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The influence of ionic conductivity on the performance of solid oxide fuel cell cathodes was studied for electrodes prepared by infiltration of 40 wt % La0.8Ca0.2FeO3 (LCF) La0.8Sr0.2FeO3 (LSF) and La0.8Ba0.2FeO3 (LBF) into 65% porous yttria-stabilized zirconia (LSZ). The ionic conductivities of LCF, LSF, and LBF, measured between 923 and 1073 K using permeation rates in a membrane reactor, showed that LSF exhibited the highest ionic conductivities, followed by LBF and LCF. When electrodes were calcined to 1123 K, the performance characteristics of each composite were essentially identical, exhibiting current-independent impedances of 0.2 Ω cm2 at 973 K. When the composites were calcined to 1373 K, the open-circuit impedances were much larger and showed a strong dependence on current density. The open-circuit impedances followed the ionic conductivities, with LSF– YSZ electrodes showing the lowest impedance and LCF–YSZ electrodes the highest. Scanning electron microscopy images and Brunauer–Emmett–Teller surface areas indicate that calcination at 1373 K causes the perovskites to form dense layers over the YSZ pores. A model is proposed in which diffusion of ions through the perovskite film limits the performance of the composite electrodes calcined at 1373 K.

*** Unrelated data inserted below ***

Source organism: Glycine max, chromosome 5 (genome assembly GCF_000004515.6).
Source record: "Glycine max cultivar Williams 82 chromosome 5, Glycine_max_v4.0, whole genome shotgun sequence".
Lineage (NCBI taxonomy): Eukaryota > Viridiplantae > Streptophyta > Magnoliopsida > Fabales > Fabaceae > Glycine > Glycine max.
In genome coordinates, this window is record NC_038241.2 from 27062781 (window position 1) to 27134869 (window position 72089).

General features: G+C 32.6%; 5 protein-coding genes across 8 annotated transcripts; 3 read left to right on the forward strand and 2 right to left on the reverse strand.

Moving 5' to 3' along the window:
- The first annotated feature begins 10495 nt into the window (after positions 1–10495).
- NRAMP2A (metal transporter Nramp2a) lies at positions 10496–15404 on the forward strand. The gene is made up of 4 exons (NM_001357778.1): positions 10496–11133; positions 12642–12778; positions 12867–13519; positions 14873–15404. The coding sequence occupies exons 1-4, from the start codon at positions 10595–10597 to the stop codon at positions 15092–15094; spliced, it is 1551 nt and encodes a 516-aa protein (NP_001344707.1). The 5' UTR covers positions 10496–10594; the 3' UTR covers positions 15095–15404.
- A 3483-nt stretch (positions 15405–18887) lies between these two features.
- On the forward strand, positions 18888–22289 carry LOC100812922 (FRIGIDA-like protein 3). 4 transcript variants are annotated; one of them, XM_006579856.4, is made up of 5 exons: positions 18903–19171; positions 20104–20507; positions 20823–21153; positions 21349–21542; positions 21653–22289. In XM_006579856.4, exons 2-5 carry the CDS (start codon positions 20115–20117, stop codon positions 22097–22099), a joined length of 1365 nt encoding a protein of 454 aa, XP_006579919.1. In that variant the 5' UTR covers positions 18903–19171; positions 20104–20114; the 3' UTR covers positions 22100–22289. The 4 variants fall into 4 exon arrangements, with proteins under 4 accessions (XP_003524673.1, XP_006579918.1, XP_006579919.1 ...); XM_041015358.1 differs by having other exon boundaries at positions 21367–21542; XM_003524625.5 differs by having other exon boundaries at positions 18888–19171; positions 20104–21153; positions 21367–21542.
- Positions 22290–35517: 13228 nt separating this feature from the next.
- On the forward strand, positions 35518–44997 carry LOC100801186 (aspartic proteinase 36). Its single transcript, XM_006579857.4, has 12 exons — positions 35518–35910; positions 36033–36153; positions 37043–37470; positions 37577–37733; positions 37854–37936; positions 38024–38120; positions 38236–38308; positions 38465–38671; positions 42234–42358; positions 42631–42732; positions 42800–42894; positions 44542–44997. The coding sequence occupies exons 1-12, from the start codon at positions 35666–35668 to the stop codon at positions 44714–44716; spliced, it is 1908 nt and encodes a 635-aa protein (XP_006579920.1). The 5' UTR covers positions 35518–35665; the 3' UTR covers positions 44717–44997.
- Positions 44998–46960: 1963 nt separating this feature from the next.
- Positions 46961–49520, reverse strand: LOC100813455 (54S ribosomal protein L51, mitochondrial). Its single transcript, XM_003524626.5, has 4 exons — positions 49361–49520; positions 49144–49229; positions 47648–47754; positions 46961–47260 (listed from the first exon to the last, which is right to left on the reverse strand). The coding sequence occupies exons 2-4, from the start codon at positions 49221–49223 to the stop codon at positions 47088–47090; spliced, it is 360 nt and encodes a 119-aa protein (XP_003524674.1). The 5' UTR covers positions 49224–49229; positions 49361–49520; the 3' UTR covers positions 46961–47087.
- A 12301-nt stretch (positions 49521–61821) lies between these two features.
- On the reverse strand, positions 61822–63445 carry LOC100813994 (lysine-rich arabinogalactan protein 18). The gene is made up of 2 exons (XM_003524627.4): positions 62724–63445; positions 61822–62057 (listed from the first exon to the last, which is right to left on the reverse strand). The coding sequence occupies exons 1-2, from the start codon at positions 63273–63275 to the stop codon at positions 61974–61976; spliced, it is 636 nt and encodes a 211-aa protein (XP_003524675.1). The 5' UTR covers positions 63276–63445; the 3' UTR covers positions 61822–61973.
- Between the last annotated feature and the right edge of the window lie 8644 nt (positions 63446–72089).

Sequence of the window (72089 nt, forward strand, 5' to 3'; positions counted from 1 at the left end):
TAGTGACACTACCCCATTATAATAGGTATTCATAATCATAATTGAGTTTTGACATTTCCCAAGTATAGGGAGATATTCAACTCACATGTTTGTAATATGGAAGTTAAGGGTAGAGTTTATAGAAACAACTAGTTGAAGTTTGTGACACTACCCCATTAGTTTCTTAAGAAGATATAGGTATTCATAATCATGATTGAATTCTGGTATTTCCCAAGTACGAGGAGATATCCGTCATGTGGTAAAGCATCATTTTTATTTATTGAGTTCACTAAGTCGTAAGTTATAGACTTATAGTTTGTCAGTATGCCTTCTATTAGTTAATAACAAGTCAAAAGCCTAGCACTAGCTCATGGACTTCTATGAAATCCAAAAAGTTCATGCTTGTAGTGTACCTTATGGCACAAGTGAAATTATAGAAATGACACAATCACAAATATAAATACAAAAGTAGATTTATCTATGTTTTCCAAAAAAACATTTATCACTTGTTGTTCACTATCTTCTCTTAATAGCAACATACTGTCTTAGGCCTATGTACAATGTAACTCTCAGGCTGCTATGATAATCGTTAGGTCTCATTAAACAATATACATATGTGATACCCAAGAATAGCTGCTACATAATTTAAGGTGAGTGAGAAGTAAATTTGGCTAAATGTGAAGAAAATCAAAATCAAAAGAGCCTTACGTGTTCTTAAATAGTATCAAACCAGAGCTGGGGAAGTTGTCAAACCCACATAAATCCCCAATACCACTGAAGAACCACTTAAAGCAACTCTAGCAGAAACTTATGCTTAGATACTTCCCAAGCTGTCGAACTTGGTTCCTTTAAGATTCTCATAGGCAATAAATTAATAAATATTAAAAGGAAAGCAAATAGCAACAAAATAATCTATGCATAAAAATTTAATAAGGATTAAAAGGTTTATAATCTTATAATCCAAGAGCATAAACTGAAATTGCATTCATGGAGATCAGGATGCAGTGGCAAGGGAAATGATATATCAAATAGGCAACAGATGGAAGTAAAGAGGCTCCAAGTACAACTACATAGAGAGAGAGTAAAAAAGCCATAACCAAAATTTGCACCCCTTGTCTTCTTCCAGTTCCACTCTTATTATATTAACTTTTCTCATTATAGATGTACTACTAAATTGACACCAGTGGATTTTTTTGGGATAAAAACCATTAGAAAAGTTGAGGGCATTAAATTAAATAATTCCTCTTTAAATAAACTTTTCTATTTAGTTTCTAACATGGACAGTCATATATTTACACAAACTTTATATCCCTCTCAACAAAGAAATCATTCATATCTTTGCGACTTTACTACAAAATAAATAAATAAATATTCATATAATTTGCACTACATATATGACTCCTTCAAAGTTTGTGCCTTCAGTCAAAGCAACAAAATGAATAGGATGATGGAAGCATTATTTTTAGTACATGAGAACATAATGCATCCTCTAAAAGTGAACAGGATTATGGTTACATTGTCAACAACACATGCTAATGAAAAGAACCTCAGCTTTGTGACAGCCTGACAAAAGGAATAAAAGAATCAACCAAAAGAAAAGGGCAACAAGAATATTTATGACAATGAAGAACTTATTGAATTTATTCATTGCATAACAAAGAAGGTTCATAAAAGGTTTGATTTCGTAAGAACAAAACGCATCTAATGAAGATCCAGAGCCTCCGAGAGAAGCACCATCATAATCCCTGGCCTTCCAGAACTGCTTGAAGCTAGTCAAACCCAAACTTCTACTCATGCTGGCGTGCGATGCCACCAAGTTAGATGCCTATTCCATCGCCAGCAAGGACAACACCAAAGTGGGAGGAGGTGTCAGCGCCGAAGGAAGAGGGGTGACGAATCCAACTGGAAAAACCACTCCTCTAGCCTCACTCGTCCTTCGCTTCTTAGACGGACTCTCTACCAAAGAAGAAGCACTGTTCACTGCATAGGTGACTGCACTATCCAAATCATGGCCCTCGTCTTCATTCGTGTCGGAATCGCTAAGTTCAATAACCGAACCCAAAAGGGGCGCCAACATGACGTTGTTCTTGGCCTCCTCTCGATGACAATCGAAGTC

Date Posted: 24 June 2008
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